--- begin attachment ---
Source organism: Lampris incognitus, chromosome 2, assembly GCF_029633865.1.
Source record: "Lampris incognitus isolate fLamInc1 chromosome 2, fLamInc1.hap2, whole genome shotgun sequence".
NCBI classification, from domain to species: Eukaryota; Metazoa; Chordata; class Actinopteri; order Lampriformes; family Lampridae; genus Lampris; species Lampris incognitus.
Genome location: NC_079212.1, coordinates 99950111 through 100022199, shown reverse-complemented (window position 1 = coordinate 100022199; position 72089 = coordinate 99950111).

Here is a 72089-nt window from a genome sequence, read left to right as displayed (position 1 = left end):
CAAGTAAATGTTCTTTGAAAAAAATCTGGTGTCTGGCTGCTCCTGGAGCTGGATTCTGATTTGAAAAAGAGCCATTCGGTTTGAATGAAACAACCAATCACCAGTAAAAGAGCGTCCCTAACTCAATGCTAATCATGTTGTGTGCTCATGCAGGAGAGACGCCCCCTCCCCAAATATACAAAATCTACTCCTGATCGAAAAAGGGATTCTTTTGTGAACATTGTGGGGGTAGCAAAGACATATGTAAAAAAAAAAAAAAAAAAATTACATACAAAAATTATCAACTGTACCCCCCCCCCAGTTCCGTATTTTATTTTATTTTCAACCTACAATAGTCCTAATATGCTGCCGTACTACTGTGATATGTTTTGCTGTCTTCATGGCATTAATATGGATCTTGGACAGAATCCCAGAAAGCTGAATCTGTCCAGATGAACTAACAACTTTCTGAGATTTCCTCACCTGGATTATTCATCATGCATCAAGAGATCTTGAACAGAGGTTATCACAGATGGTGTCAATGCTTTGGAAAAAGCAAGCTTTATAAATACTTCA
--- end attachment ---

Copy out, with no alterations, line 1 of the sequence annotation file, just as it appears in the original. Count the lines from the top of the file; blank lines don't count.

Source organism: Lampris incognitus, chromosome 2, assembly GCF_029633865.1.